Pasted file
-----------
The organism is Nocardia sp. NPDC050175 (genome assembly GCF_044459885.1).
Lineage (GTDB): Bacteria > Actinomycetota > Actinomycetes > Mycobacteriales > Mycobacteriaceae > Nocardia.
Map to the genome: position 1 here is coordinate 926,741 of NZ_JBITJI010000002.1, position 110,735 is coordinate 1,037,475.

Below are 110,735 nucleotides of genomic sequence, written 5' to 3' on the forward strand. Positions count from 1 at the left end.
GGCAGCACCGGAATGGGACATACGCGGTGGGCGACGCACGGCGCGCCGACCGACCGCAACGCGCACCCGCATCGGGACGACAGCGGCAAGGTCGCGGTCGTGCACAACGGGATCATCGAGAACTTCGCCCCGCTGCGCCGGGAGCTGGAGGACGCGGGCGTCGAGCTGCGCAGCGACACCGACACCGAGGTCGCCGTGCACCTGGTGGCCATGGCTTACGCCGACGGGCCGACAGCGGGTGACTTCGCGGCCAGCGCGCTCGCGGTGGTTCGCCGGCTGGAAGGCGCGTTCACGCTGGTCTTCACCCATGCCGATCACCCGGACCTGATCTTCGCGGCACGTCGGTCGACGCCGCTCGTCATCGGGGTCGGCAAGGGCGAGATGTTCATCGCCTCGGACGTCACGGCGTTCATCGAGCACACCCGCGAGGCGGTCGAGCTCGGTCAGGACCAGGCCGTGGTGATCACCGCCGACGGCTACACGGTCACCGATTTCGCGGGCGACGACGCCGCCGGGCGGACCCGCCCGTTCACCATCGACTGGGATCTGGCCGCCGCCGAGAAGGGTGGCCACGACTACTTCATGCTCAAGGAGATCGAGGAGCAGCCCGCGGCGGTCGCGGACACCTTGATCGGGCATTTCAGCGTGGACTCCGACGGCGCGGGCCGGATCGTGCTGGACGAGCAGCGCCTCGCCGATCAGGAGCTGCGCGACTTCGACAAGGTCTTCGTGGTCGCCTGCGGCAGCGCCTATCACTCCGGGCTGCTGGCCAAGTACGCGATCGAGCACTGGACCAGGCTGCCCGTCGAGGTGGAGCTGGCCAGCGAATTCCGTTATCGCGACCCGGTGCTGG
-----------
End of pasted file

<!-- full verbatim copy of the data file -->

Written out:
The organism is Nocardia sp. NPDC050175 (genome assembly GCF_044459885.1).
Lineage (GTDB): Bacteria > Actinomycetota > Actinomycetes > Mycobacteriales > Mycobacteriaceae > Nocardia.
Map to the genome: position 1 here is coordinate 926,741 of NZ_JBITJI010000002.1, position 110,735 is coordinate 1,037,475.

Below are 110,735 nucleotides of genomic sequence, written 5' to 3' on the forward strand. Positions count from 1 at the left end.
GGCAGCACCGGAATGGGACATACGCGGTGGGCGACGCACGGCGCGCCGACCGACCGCAACGCGCACCCGCATCGGGACGACAGCGGCAAGGTCGCGGTCGTGCACAACGGGATCATCGAGAACTTCGCCCCGCTGCGCCGGGAGCTGGAGGACGCGGGCGTCGAGCTGCGCAGCGACACCGACACCGAGGTCGCCGTGCACCTGGTGGCCATGGCTTACGCCGACGGGCCGACAGCGGGTGACTTCGCGGCCAGCGCGCTCGCGGTGGTTCGCCGGCTGGAAGGCGCGTTCACGCTGGTCTTCACCCATGCCGATCACCCGGACCTGATCTTCGCGGCACGTCGGTCGACGCCGCTCGTCATCGGGGTCGGCAAGGGCGAGATGTTCATCGCCTCGGACGTCACGGCGTTCATCGAGCACACCCGCGAGGCGGTCGAGCTCGGTCAGGACCAGGCCGTGGTGATCACCGCCGACGGCTACACGGTCACCGATTTCGCGGGCGACGACGCCGCCGGGCGGACCCGCCCGTTCACCATCGACTGGGATCTGGCCGCCGCCGAGAAGGGTGGCCACGACTACTTCATGCTCAAGGAGATCGAGGAGCAGCCCGCGGCGGTCGCGGACACCTTGATCGGGCATTTCAGCGTGGACTCCGACGGCGCGGGCCGGATCGTGCTGGACGAGCAGCGCCTCGCCGATCAGGAGCTGCGCGACTTCGACAAGGTCTTCGTGGTCGCCTGCGGCAGCGCCTATCACTCCGGGCTGCTGGCCAAGTACGCGATCGAGCACTGGACCAGGCTGCCCGTCGAGGTGGAGCTGGCCAGCGAATTCCGTTATCGCGACCCGGTGCTGG